Category: Belief and Worldview

Healing Logics: Culture and Medicine in Modern Health Belief Systems

Edited by Erika Brady. 2001. Logan: Utah State University Press. vii + 286 pages. ISBN: 0874214106.

Reviewed by Jacqueline L. McGrath, College of DuPage

[Review length: 714 words • Review posted in 2003]

[Cover ofHealing Logics: Culture and Medicine in Modern Health Belief Systems]

This collection of nine articles (with an introduction by Erika Brady and a bibliography compiled by Brady, Michael Owen Jones, Jacob Owen, and Cara Hoglund) covers various topics in folk medicine and belief from an ethnographic perspective, with attention paid to multiple regions and cultural groups within North America. In the introduction, Brady discusses her work in the early 1980s as a chaplain associate at a midsize hospital in Cape Girardeau, Missouri, describing the confluence of belief systems she encountered, ranging from vernacular health systems like herbal treatment derived from Ozark natural resources, to West African-based rootwork that flourishes in the nearby Mississippi delta. Brady points to an issue that is prominent throughout the book when she writes, “Most consistent of all, so deeply taken for granted that it escapes notice as a traditional health belief system, is the profound, almost universal assumption that soul and body are linked in some larger pattern of meaning that should be acknowledged, and can even be altered, by prayer” (3).

All of the authors who contribute to this collection explore the complex relationships between institutionalized, formal medicine and the diverse beliefs and practices on which medical consumers rely in order to negotiate both the medical industry and their own healing logics, or the “dynamic, emergent nature of nonconventional health belief systems” (12). The first piece by Bonnie B. O’Connor and David J. Hufford discusses the study of folk medicine as well as the practice of folk medicine in daily life by ordinary people (13). In the next article, Jones and Patrick A. Polk, with Ysamur Flores-Pena and Roberta J. Evanchuk, write about the crucial herbal preparations for medical and spiritual practices of urban and immigrant Latin American, Caribbean, and South American people in southern California (40). In Chapter 4, Richard Blaustein, Anthony Cavender, and Jackie Sluder describe the career of native folklorist and naturalistic healing practitioner Tillman Waggoner, and the article, which includes some interview excerpts as well, discusses Waggoner’s own theories of medicine and healing as well as his published book of home remedies, The Poor Man’s Medicine Bag (1984).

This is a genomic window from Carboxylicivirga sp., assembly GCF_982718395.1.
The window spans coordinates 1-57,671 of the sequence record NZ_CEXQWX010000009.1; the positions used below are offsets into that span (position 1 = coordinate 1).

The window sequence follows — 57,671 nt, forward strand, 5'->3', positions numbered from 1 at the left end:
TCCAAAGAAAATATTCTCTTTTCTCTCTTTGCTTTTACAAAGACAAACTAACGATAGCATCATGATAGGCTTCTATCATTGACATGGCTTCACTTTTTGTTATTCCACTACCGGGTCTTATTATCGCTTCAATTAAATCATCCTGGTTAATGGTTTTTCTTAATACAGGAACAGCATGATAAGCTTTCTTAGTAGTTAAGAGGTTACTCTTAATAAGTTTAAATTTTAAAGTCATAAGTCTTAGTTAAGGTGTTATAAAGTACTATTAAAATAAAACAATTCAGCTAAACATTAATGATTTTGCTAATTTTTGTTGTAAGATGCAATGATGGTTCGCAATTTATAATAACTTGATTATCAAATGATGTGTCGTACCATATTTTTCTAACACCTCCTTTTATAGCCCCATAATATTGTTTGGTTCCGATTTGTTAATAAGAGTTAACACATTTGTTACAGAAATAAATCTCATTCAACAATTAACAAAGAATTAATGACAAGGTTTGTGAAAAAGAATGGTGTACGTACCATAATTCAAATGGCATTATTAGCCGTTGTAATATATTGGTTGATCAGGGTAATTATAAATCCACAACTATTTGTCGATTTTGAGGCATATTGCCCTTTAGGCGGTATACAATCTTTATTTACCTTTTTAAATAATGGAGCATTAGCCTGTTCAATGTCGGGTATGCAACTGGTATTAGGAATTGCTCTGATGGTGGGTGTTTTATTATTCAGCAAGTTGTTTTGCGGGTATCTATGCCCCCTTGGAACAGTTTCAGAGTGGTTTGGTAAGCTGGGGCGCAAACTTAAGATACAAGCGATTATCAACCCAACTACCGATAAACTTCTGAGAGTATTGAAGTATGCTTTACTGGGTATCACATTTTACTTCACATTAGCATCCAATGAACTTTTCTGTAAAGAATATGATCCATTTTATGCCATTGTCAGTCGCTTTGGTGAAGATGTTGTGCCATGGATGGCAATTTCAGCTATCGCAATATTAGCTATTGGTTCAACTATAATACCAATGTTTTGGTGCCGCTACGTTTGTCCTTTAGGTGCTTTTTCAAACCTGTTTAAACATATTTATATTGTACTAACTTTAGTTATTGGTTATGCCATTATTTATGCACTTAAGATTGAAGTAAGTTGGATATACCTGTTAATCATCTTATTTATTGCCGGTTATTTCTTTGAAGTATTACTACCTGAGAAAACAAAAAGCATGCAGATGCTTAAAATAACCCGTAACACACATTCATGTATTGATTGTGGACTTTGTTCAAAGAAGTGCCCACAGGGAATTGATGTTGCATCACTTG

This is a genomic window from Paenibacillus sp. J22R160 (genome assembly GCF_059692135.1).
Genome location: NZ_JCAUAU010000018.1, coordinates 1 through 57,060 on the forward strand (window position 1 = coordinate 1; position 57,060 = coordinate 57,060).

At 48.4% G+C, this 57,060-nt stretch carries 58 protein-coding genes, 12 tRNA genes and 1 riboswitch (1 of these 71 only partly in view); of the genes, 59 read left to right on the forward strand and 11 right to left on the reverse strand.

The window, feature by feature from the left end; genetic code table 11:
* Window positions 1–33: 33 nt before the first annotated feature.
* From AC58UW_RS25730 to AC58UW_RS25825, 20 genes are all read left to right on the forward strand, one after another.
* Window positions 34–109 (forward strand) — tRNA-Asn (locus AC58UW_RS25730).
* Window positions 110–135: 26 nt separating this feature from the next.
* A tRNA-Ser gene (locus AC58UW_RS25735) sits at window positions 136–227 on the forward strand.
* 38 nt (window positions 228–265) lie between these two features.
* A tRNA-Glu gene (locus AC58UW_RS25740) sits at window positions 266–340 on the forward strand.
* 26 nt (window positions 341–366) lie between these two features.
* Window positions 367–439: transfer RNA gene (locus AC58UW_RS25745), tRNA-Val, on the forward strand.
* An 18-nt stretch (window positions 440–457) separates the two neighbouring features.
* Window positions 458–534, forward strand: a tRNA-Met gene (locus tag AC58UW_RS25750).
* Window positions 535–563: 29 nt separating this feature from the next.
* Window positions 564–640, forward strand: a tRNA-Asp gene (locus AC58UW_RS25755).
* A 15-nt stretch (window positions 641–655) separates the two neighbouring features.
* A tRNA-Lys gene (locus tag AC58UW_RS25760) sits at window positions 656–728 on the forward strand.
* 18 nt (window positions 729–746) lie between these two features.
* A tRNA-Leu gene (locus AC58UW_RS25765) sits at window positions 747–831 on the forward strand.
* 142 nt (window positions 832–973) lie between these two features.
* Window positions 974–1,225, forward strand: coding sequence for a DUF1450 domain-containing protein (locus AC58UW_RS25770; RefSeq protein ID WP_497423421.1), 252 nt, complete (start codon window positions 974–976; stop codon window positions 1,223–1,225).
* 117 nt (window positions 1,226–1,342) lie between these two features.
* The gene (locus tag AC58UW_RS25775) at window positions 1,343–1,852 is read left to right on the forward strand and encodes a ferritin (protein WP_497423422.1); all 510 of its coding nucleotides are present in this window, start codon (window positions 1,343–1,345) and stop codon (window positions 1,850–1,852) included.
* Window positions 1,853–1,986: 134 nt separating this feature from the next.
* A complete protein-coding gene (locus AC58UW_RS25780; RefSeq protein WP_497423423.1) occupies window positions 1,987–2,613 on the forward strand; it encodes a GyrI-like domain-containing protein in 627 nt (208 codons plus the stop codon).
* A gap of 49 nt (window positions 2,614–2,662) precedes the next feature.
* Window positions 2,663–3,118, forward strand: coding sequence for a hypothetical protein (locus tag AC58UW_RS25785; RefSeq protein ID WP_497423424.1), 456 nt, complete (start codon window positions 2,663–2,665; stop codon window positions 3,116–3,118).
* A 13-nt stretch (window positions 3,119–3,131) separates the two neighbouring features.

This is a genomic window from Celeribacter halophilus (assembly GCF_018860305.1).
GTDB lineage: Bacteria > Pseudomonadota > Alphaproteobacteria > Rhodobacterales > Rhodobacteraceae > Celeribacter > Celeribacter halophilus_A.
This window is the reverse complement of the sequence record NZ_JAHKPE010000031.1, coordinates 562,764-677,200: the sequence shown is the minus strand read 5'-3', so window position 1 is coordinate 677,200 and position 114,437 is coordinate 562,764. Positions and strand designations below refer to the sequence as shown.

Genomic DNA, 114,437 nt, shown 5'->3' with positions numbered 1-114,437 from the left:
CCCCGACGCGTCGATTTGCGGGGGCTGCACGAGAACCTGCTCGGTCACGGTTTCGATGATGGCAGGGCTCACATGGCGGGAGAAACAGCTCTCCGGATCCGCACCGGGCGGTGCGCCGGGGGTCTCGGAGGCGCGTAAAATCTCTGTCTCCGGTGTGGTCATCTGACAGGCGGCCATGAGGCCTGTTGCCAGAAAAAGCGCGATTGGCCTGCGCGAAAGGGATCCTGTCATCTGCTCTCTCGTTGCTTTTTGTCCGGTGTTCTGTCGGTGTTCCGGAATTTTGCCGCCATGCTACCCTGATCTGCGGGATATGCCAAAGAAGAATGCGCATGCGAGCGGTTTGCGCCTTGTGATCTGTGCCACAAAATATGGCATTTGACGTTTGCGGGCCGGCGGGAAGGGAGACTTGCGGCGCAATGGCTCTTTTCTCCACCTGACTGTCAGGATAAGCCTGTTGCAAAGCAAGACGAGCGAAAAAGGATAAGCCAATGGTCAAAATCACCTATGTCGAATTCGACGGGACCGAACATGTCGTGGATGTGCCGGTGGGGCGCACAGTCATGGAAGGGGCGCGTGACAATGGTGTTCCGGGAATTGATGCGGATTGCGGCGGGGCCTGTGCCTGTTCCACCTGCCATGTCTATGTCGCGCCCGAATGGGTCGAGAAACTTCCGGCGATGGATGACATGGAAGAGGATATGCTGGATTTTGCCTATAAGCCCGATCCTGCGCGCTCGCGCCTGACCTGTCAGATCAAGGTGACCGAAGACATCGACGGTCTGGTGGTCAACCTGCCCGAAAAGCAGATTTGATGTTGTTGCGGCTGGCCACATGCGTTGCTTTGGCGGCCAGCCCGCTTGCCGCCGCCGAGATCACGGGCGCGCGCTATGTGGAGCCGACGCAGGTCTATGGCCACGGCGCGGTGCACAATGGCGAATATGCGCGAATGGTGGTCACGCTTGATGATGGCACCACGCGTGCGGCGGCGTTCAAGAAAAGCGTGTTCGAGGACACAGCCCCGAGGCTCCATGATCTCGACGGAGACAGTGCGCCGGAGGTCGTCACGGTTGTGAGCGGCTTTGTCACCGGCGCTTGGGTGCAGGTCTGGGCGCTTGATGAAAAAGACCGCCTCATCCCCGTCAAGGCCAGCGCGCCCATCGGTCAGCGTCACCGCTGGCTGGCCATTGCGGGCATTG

In Chapter 5, Shelley R. Adler writes about complementary and alternative medicine (CAM) and discusses some of the concerns physicians express about the prevalence of CAM use by patients (117); Adler focuses on breast cancer treatment choices and the “logics of disclosure,” and the rate and the reasons why patients often do not disclose their alternative treatments to their physicians (121). Diane E. Goldstein discusses literature from medical researcher’s “uses of ethnography in the medical construction of AIDS risk categories” that Goldstein argues are often “heavily abstracted from social, historical, or cultural practice” by such researchers (such as blood brotherhood, ritual sacrifice, and traditional healing) (131), and while she acknowledges that such behaviors do occur and are potential causes of HIV infection, medical evidence “has been constructed to fit preexisting notions of the exoticism of traditional cultures” (137).

In Chapter 7, William M. Clements writes about “The New Age Sweat Lodge” and its popularity in contemporary alternative spirituality, as well as the political complications of its appropriation from Native American spiritual practices. Next, Frances M. Malpezzi writes about Hildegard of Bingen (1098-1179), a woman composer and mystic who was a Benedictine anchoress in Disibodenberg, Germany; Malpezzi summarizes her biography and discusses the contemporary popularity of her writings as healing remedies and spiritual guidance in holistic health and ecological consciousness, especially among women (172). The collection closes with two articles that are case studies in teaching and researching folk medicine. Bonnie Glass Coffin writes about teaching students to interpret examples of shamanism and sorcery she collected during fieldwork in Trujillo, Peru (192). Finally, Barre Toelken describes his own recovery from pneumonia after the Yellowmans, who adopted him as a family member over forty years ago, hired a hataalii singer to treat him with a combination of a Red Antway healing ceremony and the administration of various herbal remedies that are based on hozho, a term that means a combination of beauty, stability, balance, and harmony (201). Toelken concludes fittingly that folklorists can “help to foster the idea that cultural diversity in thinking [and in medicine] is neither a virtuous political exercise nor a threat to science but a rich and underestimated source of insight for humankind” (207).

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© Journal of Folklore Research, 2010. Last revised June 21, 2010.